Roman cuisine: a culinary masterpiece
Roman cuisine is a simple, healthy, nutritious and flavorful cuisine […] Simple, genuine things. All that represents the complication of international cuisine is relentlessly prohibited. The roman has a friendly aversion towards dishes overly elaborated and, severe custodian, doesn’t embrace food that is outside his usual diet but with caution. Doesn’t get enticed by the ‘small cost’ being certain, for good reason, that saving on food is a rather misunderstood saving of money. He will willingly pay something extra expecting premium quality selection.[…] The roman of old is jovial and a true gourmand : he wants, at his table, to eat well and drink better, enjoying life with a playful philosophy.
Ada Boni, Italian gastronome (1881-1973)
Traditionally roman cooking is simple, made with just a few ingredients of premium quality, but tasty, nutritious and served in hearty portions.
It’s basically the commoner food: not born out of luxury and power but out of need, often from poverty. It’s indeed the result of the gathering of diverse folk traditions: the Jewish one (out of which the very sought-after Carciofi alla giudia originate, or the ray and broccoli soup that you can try at lunch on Fridays), the Abruzzi one (to which we owe cornerstones like pasta all’amatriciana, the gricia, the lamb, the pork, and cheese) and the butchers’ one from which it uses the fifth quarter, the offal.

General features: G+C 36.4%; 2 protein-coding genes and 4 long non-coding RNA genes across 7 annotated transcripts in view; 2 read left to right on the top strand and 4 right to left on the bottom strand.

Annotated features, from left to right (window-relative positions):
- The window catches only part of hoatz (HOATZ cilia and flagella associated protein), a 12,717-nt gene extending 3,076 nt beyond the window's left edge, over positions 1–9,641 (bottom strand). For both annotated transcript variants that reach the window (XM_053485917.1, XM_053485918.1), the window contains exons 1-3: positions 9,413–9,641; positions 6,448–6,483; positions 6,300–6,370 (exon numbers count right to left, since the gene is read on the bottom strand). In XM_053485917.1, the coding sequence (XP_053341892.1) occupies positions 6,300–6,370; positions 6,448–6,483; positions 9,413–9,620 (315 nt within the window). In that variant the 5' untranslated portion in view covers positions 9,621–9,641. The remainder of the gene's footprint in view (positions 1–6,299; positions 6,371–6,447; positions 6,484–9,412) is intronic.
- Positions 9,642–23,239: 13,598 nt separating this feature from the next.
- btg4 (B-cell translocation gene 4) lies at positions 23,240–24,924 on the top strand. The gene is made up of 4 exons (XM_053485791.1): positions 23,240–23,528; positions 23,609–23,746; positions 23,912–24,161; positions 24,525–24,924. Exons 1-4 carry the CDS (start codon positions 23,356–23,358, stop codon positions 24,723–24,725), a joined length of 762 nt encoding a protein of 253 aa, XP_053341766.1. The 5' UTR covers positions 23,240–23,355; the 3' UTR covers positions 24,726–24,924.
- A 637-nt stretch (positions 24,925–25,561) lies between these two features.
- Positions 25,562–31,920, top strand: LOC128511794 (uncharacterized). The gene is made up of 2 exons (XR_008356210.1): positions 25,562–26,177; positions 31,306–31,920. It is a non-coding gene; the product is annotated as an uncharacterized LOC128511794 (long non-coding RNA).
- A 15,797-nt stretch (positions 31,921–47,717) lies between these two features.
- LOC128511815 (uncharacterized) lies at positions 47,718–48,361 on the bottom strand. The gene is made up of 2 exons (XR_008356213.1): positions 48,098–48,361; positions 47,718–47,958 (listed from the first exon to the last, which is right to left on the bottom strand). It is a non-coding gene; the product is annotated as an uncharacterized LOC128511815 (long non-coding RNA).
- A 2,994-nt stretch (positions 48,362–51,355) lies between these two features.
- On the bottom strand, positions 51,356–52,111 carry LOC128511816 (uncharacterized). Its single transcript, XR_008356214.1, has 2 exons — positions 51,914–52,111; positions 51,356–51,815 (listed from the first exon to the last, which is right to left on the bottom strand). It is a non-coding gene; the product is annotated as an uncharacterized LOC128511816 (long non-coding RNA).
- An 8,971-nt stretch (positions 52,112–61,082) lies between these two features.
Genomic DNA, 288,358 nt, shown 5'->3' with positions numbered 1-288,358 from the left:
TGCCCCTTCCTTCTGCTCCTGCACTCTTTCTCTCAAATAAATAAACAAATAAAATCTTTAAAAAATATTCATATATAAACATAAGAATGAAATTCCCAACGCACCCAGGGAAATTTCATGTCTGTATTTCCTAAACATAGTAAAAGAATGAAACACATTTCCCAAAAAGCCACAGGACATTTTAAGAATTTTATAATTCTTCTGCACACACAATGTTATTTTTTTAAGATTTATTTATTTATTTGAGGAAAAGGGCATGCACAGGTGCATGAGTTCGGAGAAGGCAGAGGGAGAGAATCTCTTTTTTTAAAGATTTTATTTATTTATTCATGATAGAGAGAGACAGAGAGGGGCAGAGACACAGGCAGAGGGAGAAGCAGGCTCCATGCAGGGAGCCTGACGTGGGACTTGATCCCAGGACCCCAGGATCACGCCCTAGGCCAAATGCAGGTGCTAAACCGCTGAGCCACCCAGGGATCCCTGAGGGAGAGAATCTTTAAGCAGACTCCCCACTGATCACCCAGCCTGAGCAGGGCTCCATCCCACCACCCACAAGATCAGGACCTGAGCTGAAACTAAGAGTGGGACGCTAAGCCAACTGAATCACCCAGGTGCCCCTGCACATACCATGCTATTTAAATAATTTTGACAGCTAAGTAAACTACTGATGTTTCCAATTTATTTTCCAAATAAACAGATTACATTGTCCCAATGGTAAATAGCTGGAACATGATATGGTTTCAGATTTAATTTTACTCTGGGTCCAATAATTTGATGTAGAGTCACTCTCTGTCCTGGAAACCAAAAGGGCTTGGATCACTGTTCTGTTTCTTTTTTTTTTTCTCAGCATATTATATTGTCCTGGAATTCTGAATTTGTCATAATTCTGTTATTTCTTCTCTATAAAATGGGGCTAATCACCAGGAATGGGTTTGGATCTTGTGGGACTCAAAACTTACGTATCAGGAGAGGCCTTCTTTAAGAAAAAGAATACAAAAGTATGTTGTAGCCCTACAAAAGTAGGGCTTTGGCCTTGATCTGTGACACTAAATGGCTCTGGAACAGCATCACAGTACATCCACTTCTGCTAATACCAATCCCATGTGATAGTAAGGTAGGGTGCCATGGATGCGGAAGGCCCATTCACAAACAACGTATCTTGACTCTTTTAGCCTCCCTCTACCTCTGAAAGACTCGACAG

Generally, roman cooking is a summary between Latium and Abruzzi cuisines for Rome, being the capital, has become throughout time an exchange centre for the culinary riches from neighboring territories. Recipes and produce that have been long diffused in the city have entered the roman culinary patrimony.
From the roman countryside we gather lovely vegetables (broccoli, artichokes, courgettes, tomatoes, chicory, broad beans, peas, lettuce, puntarelle) but not only : the pastures are rich and thanks to herbal essences the cheeses have an unmistakably roman taste. In short our cooking has lots of influences.
The result is a collection of recipes that you can try in our trattoria. Obviously, you won’t find everything but to know what you can taste when you’ll be seated please have a look at our menu!
Gastronomy is the art of making food in harmony with the surrounding environment.
Carlo Petrini, Italian gastronome, slow food founding member
As Enzo managers we are daily confronted with situations we have to take a stance on. Sometimes we hesitate into thinking how it is the best way to act. Most of our choices are culinary and luckily, as far as food goes, we’ve always had a clear idea: we favour local suppliers that produce tasty food, with respect towards the workers, towards the traditions and the environment.
This is our choice and we commit for our products to have these features in order to offer, as much as possible, foods made by people with respect to people.
The map shows our preference for local products.